Cities are expanding, but there is also a limit to what makes sense in term of transport connectivity, commute length and other things. How much commute time makes living in a large city unsustainable for a particular person? I do not know about Moscow, but in India it bigger cities are experiencing negative population growth rate. People are not coming to Delhi anymore; they are going to smaller towns like Raipur, Asansol, Surat- somewhere they can actually live with lower living costs.

— What should urbanization look like to be sustainable?

— Countries like Germany, France, Norway, Switzerland do not have many large cities, but lots of places which are attractive for people to live comfortably. I think it’s the key - we have to improve small towns to balance urbanization, but it’s a complex task involving many inequalities and resources distribution in the country.

We have to have better infrastructure facilities to provide to urban dwellers. In India, many people from rural areas do not come to cities because of language and caste problems, and their affinity towards home place. We have only 20% of urbanization due to rural to urban migration. Within that, only 5% are inter-state migration. The rest is happening within one state only.  My policy recommendation is that if you want to increase urbanization, there should be good conditions, accessible housing and employment opportunities, as well as training programmes helping people learn new skills relevant for urban and digital economy.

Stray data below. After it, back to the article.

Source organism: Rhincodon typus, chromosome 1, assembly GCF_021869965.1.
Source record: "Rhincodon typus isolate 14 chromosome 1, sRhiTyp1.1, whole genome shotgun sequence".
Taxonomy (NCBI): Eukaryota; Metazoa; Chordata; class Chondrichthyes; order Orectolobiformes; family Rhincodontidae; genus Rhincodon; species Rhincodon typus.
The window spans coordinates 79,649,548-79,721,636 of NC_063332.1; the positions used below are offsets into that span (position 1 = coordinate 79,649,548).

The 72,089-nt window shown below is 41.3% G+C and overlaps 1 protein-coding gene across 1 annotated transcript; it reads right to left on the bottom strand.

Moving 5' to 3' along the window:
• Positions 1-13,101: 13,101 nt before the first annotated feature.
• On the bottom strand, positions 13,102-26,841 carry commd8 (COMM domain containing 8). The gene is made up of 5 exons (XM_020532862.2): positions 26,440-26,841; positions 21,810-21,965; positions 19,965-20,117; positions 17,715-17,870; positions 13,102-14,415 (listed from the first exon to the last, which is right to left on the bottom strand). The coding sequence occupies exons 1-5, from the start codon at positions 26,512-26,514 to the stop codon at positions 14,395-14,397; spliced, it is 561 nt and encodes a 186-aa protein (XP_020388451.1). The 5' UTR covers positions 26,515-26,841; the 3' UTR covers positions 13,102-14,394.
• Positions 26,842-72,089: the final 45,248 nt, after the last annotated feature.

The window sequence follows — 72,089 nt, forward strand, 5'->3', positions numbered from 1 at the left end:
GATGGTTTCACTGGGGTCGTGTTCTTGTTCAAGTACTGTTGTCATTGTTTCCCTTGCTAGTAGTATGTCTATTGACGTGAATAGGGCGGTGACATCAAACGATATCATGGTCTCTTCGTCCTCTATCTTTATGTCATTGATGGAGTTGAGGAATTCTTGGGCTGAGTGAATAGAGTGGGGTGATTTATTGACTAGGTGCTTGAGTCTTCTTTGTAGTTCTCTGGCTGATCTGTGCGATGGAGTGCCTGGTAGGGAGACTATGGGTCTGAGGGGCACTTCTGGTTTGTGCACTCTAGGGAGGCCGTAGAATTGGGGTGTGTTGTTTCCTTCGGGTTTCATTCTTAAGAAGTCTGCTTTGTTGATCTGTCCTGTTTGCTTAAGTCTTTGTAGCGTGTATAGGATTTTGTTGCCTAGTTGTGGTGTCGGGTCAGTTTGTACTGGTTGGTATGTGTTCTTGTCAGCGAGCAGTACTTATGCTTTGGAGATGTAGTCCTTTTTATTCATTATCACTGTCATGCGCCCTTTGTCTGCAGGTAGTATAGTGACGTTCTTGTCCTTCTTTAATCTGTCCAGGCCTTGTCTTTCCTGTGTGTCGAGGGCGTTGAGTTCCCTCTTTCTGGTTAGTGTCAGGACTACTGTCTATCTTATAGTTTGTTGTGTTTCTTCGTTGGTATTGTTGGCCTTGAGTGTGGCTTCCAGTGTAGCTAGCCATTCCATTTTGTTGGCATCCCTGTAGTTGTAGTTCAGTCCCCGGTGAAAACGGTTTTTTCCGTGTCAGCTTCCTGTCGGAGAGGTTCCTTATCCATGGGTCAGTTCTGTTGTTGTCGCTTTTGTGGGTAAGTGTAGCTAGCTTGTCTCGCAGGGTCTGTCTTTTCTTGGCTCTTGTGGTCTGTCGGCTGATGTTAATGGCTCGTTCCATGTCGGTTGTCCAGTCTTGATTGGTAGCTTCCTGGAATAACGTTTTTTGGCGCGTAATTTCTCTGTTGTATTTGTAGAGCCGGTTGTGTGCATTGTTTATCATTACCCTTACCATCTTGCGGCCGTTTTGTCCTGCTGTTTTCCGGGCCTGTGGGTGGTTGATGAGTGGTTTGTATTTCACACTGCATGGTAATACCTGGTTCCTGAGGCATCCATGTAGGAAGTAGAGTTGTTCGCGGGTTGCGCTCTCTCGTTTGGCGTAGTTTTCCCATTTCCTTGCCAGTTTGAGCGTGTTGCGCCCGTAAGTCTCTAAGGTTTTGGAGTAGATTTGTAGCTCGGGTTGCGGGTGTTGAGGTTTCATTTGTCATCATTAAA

— What are some difficulties that you face with the research?

— Getting data for 84 regions is very tough and we have about 15 indicators to assess innovation, so I work a lot, but manage to carve out some time to see Moscow on weekends.

It was very tough when I first came here because of the language barrier, but I made some Indian friends, and students from other countries are always willing to talk in the dormitory. I also enjoy discussing research with senior professors at HSE, both in my laboratory and outside it. I have my family in India and I miss them, but try to use this solitary time to focus on my research to a greater extent.

— Do you have any plans for the upcoming year besides the research?

— I want to go to Murmansk to see the polar lights, but I do not want to go alone because my Russian is not yet very strong. I would like to go to St. Petersburg also to meet my colleagues from campus there. If we think bigger, I would like to develop scientific collaboration between Russia and India because we are in BRICS but so far away from each other in many ways, and I believe it could lead to many interesting insights in terms of comparative research.